Geographic[al] interlockings are pre-wired, pre-configured, and pre-tested modules of relays that perform a specific function like a controlled signal, or a point end, or an overlap end point for example. Each module is a sealed box of a whole bunch of relays - sizes vary but let's say 1ft wide by 2ft tall by 8" deep maybe. At the back/top of each box are a number of multi-pin couplers - a point end would have three connections, for example, plus a pair of ring cables. Multi-core cables then connect modules together, laid out just like the track layout. Theoretically you then have a working interlocking very quickly. Customisation is possible with certain contacts and bridging terminals exposed to the outside of the module. These would mostly be for approach control and approach locking, though less needed in later variants as even this was built in to Westpac IV at least.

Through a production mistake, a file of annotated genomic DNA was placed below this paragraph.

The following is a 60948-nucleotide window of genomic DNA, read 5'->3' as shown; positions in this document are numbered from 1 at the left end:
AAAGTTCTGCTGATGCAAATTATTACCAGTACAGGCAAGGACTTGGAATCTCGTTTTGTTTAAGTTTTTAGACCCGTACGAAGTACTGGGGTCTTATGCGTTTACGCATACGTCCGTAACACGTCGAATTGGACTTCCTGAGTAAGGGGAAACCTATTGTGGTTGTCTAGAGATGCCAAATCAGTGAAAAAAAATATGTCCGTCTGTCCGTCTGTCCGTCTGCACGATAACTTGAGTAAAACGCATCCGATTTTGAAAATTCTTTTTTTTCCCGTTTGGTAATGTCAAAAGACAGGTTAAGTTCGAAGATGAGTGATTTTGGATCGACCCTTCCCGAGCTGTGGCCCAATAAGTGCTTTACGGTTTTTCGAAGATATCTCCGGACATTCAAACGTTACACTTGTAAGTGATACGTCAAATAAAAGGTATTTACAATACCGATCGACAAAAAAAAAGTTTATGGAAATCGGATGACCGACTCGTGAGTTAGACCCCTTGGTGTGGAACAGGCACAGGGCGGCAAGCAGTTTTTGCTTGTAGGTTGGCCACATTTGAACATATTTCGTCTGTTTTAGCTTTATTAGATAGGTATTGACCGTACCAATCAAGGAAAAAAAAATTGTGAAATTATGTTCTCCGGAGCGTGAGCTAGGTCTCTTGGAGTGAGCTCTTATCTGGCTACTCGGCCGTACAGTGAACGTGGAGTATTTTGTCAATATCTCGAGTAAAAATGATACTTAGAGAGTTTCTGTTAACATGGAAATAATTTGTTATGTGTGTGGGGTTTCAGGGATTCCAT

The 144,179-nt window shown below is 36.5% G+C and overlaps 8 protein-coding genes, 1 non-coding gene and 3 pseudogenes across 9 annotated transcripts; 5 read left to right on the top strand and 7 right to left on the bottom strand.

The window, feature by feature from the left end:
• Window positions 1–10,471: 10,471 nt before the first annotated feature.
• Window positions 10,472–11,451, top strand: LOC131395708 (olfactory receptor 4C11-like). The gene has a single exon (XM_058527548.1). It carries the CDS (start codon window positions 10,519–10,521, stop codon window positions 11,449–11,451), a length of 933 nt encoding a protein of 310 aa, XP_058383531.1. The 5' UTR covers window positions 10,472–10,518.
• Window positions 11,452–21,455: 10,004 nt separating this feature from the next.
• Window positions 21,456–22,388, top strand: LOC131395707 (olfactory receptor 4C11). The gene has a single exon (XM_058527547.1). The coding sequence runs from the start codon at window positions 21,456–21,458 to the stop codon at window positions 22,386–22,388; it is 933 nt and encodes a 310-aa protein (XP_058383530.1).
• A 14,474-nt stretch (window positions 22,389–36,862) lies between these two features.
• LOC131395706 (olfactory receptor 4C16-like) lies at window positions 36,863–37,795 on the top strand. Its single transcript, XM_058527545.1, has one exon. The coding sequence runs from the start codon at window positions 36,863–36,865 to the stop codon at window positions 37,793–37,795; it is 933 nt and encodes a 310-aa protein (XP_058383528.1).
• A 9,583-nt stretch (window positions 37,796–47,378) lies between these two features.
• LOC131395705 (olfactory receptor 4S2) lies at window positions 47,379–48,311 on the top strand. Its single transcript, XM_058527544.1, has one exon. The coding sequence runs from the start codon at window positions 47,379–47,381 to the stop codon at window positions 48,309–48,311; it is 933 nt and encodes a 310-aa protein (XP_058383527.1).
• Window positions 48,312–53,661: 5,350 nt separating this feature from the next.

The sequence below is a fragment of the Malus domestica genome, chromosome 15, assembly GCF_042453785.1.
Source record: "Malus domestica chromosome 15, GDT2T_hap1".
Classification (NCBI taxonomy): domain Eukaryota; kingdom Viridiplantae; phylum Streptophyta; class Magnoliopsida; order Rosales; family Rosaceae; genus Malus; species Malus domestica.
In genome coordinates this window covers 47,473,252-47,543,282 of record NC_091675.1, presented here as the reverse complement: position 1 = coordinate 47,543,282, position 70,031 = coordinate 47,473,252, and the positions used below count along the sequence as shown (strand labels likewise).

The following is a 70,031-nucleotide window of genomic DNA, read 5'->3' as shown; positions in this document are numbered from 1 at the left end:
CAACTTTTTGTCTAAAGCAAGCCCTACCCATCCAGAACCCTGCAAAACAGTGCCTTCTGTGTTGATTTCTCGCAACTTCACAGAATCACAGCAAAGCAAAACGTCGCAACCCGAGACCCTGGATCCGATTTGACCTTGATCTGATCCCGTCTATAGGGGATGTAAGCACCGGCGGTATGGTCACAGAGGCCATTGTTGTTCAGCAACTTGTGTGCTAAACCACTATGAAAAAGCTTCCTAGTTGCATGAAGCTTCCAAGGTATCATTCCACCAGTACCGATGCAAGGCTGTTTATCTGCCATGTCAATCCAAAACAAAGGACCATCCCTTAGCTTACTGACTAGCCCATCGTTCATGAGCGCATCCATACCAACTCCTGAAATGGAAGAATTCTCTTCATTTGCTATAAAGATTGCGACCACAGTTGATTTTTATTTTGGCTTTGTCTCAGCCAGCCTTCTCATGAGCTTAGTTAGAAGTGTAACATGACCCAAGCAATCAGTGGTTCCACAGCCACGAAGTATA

However, the nature of the pre-configured modules means that there was a lot of redundancy in either relays or relay contacts as the module was designed to support all features, while not all might be used. So the per-product cost could be high, but installation/testing cost low.
Westinghouse produced at least 4 variants (or improvements on the previous version); GEC at least two. There have been no new major installations this century as far as is known, as SSI is cheaper to produce, install, and maintain.
Last edited by GeoffM on 15/09/2016 at 03:00